A mother has sparked debate after posting a picture on social media showing her wet nursing a friend's son.
Jessica Anne Colletti, from Pennsylvania, shared the photo - which shows her feeding both her own 16-month-old son, and her friend's 18-month-old son - on a pro-breastfeeding page.
The picture of Mrs Colletti, 26, and the two boys, who she dubs 'milk siblings', has divided users on Facebook.
'Milk siblings': Mrs Colletti posted the photo to celebrate the conclusion of National Breastfeeding Week
'Happy World Breastfeeding Week!' Mrs Colletti wrote.
'I watch her son while she works and have been feeding them both for a year! So much love between these milk siblings, it's a special bond between us all.'
Mrs Colletti has been breastfeeding her friend's son since he was just five months, after he struggled with formula, and says her friend was very much 'on board' with the idea.
'She was breastfeeding but didn't have time to pump - I was already breasfeeding my son and it just made sense to nourish him in the same way,' Mrs Colletti told Daily Mail Australia.
'He was having issues with the formula his previous sitter had given him and his issues resolved when formula was no longer necessary.'
Mrs Colletti says her friend is 100 per cent happy with it.
'My friend and her son live with me and my husband. She knows everything about me and trusts me with the care of her child,' Mrs Colletti said.
'She knows I want nothing but the best four our boys, which is why she supports me breastfeeding our babies.'
The post, which has since been liked more than 500 times, received a mix of positive and less supportive responses from users.
'I wish that I could like this a million times!' One user wrote.
'Wet nurses saved many lives years ago,' another said.
Others were less impressed.
'I'm sure she [the friend] is definitely NOT okay with it,' one person wrote.
'Sorry but that's strange,' another commented.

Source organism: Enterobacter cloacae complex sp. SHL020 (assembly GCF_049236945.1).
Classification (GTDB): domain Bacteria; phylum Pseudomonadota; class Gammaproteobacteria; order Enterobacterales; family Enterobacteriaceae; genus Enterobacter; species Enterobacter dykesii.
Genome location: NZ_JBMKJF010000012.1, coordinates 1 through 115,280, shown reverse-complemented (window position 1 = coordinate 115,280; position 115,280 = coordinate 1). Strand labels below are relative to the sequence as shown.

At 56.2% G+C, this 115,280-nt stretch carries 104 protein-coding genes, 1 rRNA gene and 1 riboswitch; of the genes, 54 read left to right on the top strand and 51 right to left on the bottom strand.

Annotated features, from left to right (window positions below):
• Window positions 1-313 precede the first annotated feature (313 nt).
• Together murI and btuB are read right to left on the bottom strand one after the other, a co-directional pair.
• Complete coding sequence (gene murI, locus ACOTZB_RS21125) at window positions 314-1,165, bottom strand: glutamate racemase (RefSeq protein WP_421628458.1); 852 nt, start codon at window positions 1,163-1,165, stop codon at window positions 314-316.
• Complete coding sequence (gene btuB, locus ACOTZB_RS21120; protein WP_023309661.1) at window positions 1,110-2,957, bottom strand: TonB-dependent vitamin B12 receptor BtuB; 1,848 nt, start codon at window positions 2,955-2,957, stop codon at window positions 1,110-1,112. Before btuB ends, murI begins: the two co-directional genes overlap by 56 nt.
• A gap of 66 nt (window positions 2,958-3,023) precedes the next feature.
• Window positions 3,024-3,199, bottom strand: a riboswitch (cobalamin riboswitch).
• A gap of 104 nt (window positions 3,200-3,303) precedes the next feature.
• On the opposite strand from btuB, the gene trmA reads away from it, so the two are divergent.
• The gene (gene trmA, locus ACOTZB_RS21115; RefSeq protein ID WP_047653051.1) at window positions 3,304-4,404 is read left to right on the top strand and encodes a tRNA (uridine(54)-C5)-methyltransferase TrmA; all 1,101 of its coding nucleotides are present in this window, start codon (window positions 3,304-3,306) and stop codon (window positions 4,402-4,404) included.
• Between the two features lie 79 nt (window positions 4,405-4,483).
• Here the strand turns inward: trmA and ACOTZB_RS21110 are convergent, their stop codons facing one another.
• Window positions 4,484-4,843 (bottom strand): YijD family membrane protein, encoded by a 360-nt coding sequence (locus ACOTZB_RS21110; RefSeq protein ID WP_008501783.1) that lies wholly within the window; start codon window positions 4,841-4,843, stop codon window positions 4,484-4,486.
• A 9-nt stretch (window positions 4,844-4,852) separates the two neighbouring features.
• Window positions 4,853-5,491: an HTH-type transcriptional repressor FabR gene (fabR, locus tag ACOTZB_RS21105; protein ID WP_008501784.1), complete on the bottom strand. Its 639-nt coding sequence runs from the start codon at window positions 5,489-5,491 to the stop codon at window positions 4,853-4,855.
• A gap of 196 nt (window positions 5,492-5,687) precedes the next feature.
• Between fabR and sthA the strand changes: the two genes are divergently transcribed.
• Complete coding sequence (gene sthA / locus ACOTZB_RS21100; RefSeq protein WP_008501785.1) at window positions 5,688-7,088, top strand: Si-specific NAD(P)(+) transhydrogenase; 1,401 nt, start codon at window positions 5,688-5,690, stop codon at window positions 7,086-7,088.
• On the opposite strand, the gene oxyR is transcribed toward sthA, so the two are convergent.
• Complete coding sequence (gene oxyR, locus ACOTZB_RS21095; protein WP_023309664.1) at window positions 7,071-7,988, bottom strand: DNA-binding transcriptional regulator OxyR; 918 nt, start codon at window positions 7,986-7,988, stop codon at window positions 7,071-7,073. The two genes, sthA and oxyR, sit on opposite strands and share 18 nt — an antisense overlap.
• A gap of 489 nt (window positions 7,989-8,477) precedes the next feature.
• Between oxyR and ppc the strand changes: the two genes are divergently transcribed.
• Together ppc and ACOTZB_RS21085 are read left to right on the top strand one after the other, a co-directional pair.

Mrs Colletti says the criticism doesn't come as a surprise.
'I'm glad to get so much support from breastfeeding advocates and am not surprised by critics - a lot of people are misinformed about breastfeeding relationships,' Mrs Colletti said.
'The sexualisation of breasts and the belief that breast milk is gross because it is a bodily fluid has been ingrained in us through society, media and lack of breastfeeding in our daily life.'
Mrs Colletti has since considered removing the post altogether due to the negative feedback and other users hassling her.
'May have to delete this post because of the male friend requests I'm getting now,' Mrs Colletti wrote.
According to the World Health Organisation strategy on infant and child feeding, milk from a healthy wet nurse is the second best alternative to expressed milk from a child's mother when direct breastfeeding is not an option.
When asked whether she would continue feeding the kids as long as they wanted it, Mrs Colletti responded with a firm 'definitely'.
'It's healthy to nurse a toddler, it's healthy to extend breastfeeding until a child self weans, it's normal for healthy women to nurse each other's babies when the mother can not be present,' Mrs Colletti told Daily Mail Australia.
In 2009, actress Salma Hayek caused controversy when she nursed a newborn baby during a charity visit to Sierra Leone.
'The baby was perfectly healthy, but the mother didn't have milk,' she said afterwards. 'He was very hungry. I was weaning my daughter Valentina, but I still had a lot of milk that I was pumping, so I breastfed the baby.'
Culled from Daily Mail